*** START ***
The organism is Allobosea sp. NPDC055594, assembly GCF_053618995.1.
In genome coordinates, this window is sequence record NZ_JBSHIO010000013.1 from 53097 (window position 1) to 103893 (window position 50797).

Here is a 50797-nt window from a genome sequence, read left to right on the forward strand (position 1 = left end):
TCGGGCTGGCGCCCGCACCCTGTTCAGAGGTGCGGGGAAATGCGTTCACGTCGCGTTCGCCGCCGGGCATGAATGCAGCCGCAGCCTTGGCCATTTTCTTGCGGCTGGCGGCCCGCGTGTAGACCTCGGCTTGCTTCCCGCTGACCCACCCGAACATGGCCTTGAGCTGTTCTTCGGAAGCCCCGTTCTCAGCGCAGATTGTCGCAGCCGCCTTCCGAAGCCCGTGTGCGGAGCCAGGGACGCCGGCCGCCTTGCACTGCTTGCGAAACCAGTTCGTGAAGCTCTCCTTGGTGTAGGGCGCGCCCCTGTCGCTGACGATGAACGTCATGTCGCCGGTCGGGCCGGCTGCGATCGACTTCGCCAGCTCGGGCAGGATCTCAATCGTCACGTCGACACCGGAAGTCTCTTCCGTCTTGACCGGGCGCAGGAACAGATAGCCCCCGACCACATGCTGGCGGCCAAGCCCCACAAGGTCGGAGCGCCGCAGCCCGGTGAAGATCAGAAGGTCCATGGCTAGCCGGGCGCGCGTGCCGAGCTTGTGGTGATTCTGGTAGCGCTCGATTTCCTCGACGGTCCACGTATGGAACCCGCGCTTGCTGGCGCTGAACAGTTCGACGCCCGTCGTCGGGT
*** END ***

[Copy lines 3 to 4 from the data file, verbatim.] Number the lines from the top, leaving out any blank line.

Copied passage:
Here is a 50797-nt window from a genome sequence, read left to right on the forward strand (position 1 = left end):
TCGGGCTGGCGCCCGCACCCTGTTCAGAGGTGCGGGGAAATGCGTTCACGTCGCGTTCGCCGCCGGGCATGAATGCAGCCGCAGCCTTGGCCATTTTCTTGCGGCTGGCGGCCCGCGTGTAGACCTCGGCTTGCTTCCCGCTGACCCACCCGAACATGGCCTTGAGCTGTTCTTCGGAAGCCCCGTTCTCAGCGCAGATTGTCGCAGCCGCCTTCCGAAGCCCGTGTGCGGAGCCAGGGACGCCGGCCGCCTTGCACTGCTTGCGAAACCAGTTCGTGAAGCTCTCCTTGGTGTAGGGCGCGCCCCTGTCGCTGACGATGAACGTCATGTCGCCGGTCGGGCCGGCTGCGATCGACTTCGCCAGCTCGGGCAGGATCTCAATCGTCACGTCGACACCGGAAGTCTCTTCCGTCTTGACCGGGCGCAGGAACAGATAGCCCCCGACCACATGCTGGCGGCCAAGCCCCACAAGGTCGGAGCGCCGCAGCCCGGTGAAGATCAGAAGGTCCATGGCTAGCCGGGCGCGCGTGCCGAGCTTGTGGTGATTCTGGTAGCGCTCGATTTCCTCGACGGTCCACGTATGGAACCCGCGCTTGCTGGCGCTGAACAGTTCGACGCCCGTCGTCGGGT